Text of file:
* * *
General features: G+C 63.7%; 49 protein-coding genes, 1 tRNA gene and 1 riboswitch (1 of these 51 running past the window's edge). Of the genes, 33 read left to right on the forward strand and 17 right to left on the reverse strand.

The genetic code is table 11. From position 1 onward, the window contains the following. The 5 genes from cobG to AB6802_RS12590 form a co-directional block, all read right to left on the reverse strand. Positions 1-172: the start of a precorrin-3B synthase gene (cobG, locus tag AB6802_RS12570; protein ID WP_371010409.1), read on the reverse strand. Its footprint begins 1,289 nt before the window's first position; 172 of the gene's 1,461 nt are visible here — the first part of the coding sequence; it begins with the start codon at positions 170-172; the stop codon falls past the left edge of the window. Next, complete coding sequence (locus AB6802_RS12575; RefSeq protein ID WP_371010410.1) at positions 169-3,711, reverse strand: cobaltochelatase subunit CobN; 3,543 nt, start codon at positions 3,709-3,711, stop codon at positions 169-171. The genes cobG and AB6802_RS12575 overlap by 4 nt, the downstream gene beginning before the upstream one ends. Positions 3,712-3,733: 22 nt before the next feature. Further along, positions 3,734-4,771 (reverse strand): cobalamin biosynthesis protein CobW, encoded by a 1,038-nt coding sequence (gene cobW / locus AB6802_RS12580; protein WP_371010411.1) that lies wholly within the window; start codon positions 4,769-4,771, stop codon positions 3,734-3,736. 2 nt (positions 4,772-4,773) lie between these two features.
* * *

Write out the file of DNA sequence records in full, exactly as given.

General features: G+C 63.7%; 49 protein-coding genes, 1 tRNA gene and 1 riboswitch (1 of these 51 running past the window's edge). Of the genes, 33 read left to right on the forward strand and 17 right to left on the reverse strand.

The genetic code is table 11. From position 1 onward, the window contains the following. The 5 genes from cobG to AB6802_RS12590 form a co-directional block, all read right to left on the reverse strand. Positions 1-172: the start of a precorrin-3B synthase gene (cobG, locus tag AB6802_RS12570; protein ID WP_371010409.1), read on the reverse strand. Its footprint begins 1,289 nt before the window's first position; 172 of the gene's 1,461 nt are visible here — the first part of the coding sequence; it begins with the start codon at positions 170-172; the stop codon falls past the left edge of the window. Next, complete coding sequence (locus AB6802_RS12575; RefSeq protein ID WP_371010410.1) at positions 169-3,711, reverse strand: cobaltochelatase subunit CobN; 3,543 nt, start codon at positions 3,709-3,711, stop codon at positions 169-171. The genes cobG and AB6802_RS12575 overlap by 4 nt, the downstream gene beginning before the upstream one ends. Positions 3,712-3,733: 22 nt before the next feature. Further along, positions 3,734-4,771 (reverse strand): cobalamin biosynthesis protein CobW, encoded by a 1,038-nt coding sequence (gene cobW / locus AB6802_RS12580; protein WP_371010411.1) that lies wholly within the window; start codon positions 4,769-4,771, stop codon positions 3,734-3,736. 2 nt (positions 4,772-4,773) lie between these two features.